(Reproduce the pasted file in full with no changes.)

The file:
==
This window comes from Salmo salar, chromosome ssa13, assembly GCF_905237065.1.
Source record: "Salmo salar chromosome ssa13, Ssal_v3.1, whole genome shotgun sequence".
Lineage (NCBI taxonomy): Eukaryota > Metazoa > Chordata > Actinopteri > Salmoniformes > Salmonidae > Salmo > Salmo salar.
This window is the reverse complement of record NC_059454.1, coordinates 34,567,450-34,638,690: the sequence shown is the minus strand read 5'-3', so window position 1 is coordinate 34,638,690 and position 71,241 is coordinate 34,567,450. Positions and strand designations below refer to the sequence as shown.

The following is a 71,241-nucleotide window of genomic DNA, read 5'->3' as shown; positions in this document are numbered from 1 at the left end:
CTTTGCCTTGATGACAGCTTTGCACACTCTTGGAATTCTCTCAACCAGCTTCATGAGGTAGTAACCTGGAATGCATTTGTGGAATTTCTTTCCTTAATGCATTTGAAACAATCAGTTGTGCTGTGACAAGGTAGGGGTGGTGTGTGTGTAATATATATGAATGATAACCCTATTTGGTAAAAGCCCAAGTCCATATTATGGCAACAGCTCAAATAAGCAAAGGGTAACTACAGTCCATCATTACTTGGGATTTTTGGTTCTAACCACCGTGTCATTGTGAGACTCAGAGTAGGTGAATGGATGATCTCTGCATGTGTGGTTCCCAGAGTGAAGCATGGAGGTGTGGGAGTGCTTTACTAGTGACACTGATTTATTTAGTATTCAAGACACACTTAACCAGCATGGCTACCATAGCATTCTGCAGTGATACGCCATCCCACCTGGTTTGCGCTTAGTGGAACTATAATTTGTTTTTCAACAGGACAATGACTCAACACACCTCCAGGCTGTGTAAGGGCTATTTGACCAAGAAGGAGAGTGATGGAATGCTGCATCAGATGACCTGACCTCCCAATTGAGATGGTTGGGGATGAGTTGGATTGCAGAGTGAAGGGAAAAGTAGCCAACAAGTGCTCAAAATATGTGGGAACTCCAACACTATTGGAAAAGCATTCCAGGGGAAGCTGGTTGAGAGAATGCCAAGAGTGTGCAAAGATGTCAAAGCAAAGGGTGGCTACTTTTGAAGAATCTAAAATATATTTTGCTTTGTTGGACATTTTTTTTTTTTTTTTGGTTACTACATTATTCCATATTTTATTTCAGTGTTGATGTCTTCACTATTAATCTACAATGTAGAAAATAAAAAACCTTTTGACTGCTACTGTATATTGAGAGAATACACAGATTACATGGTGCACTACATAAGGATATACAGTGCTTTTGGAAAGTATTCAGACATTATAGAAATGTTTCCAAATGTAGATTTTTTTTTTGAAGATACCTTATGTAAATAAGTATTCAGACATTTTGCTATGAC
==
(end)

This window comes from Salmo salar, chromosome ssa13, assembly GCF_905237065.1.
Source record: "Salmo salar chromosome ssa13, Ssal_v3.1, whole genome shotgun sequence".
Lineage (NCBI taxonomy): Eukaryota > Metazoa > Chordata > Actinopteri > Salmoniformes > Salmonidae > Salmo > Salmo salar.
This window is the reverse complement of record NC_059454.1, coordinates 34,567,450-34,638,690: the sequence shown is the minus strand read 5'-3', so window position 1 is coordinate 34,638,690 and position 71,241 is coordinate 34,567,450. Positions and strand designations below refer to the sequence as shown.

The following is a 71,241-nucleotide window of genomic DNA, read 5'->3' as shown; positions in this document are numbered from 1 at the left end:
CTTTGCCTTGATGACAGCTTTGCACACTCTTGGAATTCTCTCAACCAGCTTCATGAGGTAGTAACCTGGAATGCATTTGTGGAATTTCTTTCCTTAATGCATTTGAAACAATCAGTTGTGCTGTGACAAGGTAGGGGTGGTGTGTGTGTAATATATATGAATGATAACCCTATTTGGTAAAAGCCCAAGTCCATATTATGGCAACAGCTCAAATAAGCAAAGGGTAACTACAGTCCATCATTACTTGGGATTTTTGGTTCTAACCACCGTGTCATTGTGAGACTCAGAGTAGGTGAATGGATGATCTCTGCATGTGTGGTTCCCAGAGTGAAGCATGGAGGTGTGGGAGTGCTTTACTAGTGACACTGATTTATTTAGTATTCAAGACACACTTAACCAGCATGGCTACCATAGCATTCTGCAGTGATACGCCATCCCACCTGGTTTGCGCTTAGTGGAACTATAATTTGTTTTTCAACAGGACAATGACTCAACACACCTCCAGGCTGTGTAAGGGCTATTTGACCAAGAAGGAGAGTGATGGAATGCTGCATCAGATGACCTGACCTCCCAATTGAGATGGTTGGGGATGAGTTGGATTGCAGAGTGAAGGGAAAAGTAGCCAACAAGTGCTCAAAATATGTGGGAACTCCAACACTATTGGAAAAGCATTCCAGGGGAAGCTGGTTGAGAGAATGCCAAGAGTGTGCAAAGATGTCAAAGCAAAGGGTGGCTACTTTTGAAGAATCTAAAATATATTTTGCTTTGTTGGACATTTTTTTTTTTTTTTTGGTTACTACATTATTCCATATTTTATTTCAGTGTTGATGTCTTCACTATTAATCTACAATGTAGAAAATAAAAAACCTTTTGACTGCTACTGTATATTGAGAGAATACACAGATTACATGGTGCACTACATAAGGATATACAGTGCTTTTGGAAAGTATTCAGACATTATAGAAATGTTTCCAAATGTAGATTTTTTTTTTGAAGATACCTTATGTAAATAAGTATTCAGACATTTTGCTATGAC